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Morning Briefing Strap Line
Fri 6th Sep 2013 - Friday Opinion
Subjects: Two beer camps, accelerating growth, reinventing brands and the health agenda
Authors: Martyn Cornell, Jason Katz, Kevin Todd and Paul Chase

A tale of two beer festivals: GBBF versus LCBF by Martyn Cornell

If I had wanted confirmation that the “non-macro” British beer scene is now split into two separate camps, serving different constituencies, with remarkably little cross-over between them, considering that both sides are dedicated to the pursuit of terrific beer, two events a couple of weeks back could not have made it clearer.

In West London, the Campaign for Real Ale’s annual Great British Beer Festival at Olympia delivered the products of around 350 different cask ale brewers to some 50,000 people over five days. Meanwhile, over (almost symbolically) on the other side of the city in East London, at the Oval Space in Bethnal Green, the first London Craft Beer Festival, on for three days in a considerably smaller venue, served beers from just 20 brewers, (only four of whom were also at GBBF), most or all of it dispensed from pressurised containers that would have kegophobe Camra members fobbing with fury.

The most remarkable contrast between the two events was not the rather different attitudes to the idea of how “good beer” could be dispensed, however, but the very different sets of people attending each festival. The GBBF crowds were a wide selection of the sort of drinkers you might find in any pub in a middle-class area, minus the families though mostly male and skewed, it appeared to me, towards the over-40s – indeed, I’d say the number able to get to Olympia using their Boris bus pass (ahem – like me) was considerably greater than in the pub population at large.

The LCBF crowd, in contrast, was in parts almost a parody of hipsterdom: man buns and “ironic” short-back-and-sides with beards, plenty of checked shirts and Converse All-Stars, and with the hipster “ironic band T-shirt” (where you display on your chest the image of a beat combo popular with teenyboppers in the late 1980s) replaced with the “ironic beer T-shirt” (Tusker lager – I must dig out my Foster’s Special Bitter T-shirt from 1994 …). There were far more women as a proportion of the audience at the LCBF, and the age range was considerably narrower (and younger) than Olympia: I was older than 95% or so of everybody else at the Bethnal Green event by a good 20 years, and (unlike Olympia), while there were plenty of beards, I was wearing one of the very, very few showing any signs of grey.

What else was there to convince me I wasn’t in Olympia anymore, Toto? The seating looked like it had been nicked from a pub in Shoreditch: worn padded leather sofas and ex-cinema swingdowns. The food, in utter contrast to the meat pies and curries available at the GBBF, included roast shoulder of goat in a coffee and black cardamom sauce (recommended beer: porter), and cured breast of wood pigeon with blue cheese rarebit (recommended beer: IPA). The music included Craig Charles DJing (not while I was there, alas) and an “alternative indie-electro-pop band from France” (the festival programme’s description) called We Were Evergreen.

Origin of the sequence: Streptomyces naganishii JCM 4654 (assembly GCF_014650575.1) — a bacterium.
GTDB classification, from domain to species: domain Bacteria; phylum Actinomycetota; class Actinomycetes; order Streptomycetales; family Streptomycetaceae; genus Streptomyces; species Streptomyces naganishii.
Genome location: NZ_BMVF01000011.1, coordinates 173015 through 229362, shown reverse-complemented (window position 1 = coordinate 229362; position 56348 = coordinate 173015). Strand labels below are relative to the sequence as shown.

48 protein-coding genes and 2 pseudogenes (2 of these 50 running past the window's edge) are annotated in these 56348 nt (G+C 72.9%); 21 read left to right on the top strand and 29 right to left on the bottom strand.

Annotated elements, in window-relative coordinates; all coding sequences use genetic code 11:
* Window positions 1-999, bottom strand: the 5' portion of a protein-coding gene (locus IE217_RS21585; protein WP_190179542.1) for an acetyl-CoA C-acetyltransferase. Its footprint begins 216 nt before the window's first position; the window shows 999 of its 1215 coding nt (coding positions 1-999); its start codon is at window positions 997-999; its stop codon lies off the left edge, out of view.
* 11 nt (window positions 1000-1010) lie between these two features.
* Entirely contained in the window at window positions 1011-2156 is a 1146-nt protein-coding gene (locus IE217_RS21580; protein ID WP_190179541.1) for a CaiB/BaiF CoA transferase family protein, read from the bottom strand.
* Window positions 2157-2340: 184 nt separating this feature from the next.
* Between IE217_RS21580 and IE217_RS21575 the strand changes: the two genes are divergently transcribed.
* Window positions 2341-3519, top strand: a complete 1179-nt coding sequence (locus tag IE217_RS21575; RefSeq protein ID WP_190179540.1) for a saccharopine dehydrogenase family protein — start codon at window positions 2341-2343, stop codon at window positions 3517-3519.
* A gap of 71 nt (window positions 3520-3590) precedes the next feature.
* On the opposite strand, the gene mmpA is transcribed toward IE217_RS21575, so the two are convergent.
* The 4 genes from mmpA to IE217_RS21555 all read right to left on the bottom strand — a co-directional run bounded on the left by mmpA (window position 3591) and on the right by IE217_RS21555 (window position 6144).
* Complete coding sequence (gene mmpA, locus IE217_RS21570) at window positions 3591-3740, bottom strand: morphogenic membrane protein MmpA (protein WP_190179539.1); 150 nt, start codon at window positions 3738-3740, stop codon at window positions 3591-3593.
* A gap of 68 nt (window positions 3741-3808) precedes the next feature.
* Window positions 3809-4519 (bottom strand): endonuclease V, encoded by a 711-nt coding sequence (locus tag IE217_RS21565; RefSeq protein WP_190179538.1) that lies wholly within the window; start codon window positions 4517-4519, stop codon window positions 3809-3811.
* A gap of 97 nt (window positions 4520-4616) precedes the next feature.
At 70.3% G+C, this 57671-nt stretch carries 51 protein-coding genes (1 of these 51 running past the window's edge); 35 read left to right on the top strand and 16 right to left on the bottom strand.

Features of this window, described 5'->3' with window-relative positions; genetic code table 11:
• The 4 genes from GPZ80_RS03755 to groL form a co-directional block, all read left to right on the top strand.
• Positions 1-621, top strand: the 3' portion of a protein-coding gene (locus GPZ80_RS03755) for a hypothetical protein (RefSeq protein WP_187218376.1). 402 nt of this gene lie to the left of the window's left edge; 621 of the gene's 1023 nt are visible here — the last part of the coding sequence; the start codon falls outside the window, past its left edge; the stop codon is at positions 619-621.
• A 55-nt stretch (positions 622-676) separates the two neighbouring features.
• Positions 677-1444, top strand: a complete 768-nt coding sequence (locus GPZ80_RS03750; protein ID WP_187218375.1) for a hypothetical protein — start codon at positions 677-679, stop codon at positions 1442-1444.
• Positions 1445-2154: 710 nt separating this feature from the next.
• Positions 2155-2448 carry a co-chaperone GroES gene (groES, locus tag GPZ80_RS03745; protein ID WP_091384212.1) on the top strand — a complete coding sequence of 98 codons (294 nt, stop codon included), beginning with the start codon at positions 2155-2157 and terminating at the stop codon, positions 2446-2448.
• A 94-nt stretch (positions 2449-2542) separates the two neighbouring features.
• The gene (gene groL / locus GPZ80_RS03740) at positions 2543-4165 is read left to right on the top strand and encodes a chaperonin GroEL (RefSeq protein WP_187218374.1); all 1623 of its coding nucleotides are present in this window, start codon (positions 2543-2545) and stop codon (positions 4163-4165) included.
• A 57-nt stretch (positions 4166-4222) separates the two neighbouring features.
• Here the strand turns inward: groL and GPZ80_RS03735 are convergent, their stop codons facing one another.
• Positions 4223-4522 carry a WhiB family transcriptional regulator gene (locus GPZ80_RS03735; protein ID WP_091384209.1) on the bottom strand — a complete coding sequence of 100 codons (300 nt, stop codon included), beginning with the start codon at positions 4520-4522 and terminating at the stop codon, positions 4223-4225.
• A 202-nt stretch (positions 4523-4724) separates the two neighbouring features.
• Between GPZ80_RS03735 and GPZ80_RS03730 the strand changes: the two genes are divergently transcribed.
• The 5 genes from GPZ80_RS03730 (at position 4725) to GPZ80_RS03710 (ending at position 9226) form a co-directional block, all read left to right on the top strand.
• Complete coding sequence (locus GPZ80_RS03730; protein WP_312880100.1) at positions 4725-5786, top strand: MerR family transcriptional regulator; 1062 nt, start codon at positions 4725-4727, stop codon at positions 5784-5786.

The pricings were rather different, too: at the GBBF a ticket costs £10 (less for Camra members) and the beers work out at around £1 to £1.20 or so for a third of a pint (my preferred glass size for beer festivals now – if a particular beer’s rubbish you waste less, and I can also drink more individual beers without falling down). At the LCBF, tickets were £35, but that included 15 vouchers for a third of a beer at a time. However, as far as I could work out, each voucher was specifically for one particular brewer’s beer, so if you wanted, say, two different beers from a single brewer, you had to go and buy another voucher – and if you couldn’t drink through all five pints’ worth of vouchers, the average cost of your beer escalated dramatically. Something to work on for next time, LCBF organisers, I think.

I wonder how many people, like me, went to both the GBBF and the LCBF – and how many Camra members went to LCBF? My take on the GBBF is coloured by the fact that, as a member of the British Guild of Beer Writers for 25 years, and Camra for 36 years, and as a journalist covering the hospitality business, I know a fair number of people likely to be at the first-day trade session, so a large part of my time there this year was spent chatting to people I hadn’t see for some time. The beers are almost a sidebar to the conviviality.
Martyn Cornell is managing editor of Propel Info

Accelerating growth plans by Jason Kataz

With my business King’s Park Capital we wanted to set up a truly differentiated private equity company. We focus on the leisure sector, and pubs and restaurants are clearly a very large area of that, but our interests range from hotels and travel to health clubs and more. We have a particular interest in the lower to mid-market and that means we look to invest between £2 million and £25 million in any one investment. It’s a very interesting space and I think for companies at that point in their growth curve it can clearly help transform them. We like to think that being sector experts we know what we are talking about – it makes it easier when clients meet us because they don’t have to explain what a tied lease is or what the supply chain is or anything like that. We plan to make 2.5 times our equity if we put £3 million in we look to realise £7 million or more. What we set out our stall to do is to help companies accelerate their own growth plans – we are not arrogant enough to think we can actually manage businesses. It’s all about picking the right management team. There are far more people looking for capital than there is capital available. We literally meet hundreds of them. In five years we have invested in seven businesses. There are a lot of things we look for when investing in the leisure sector but we see five key attributes and then three other factors. They are: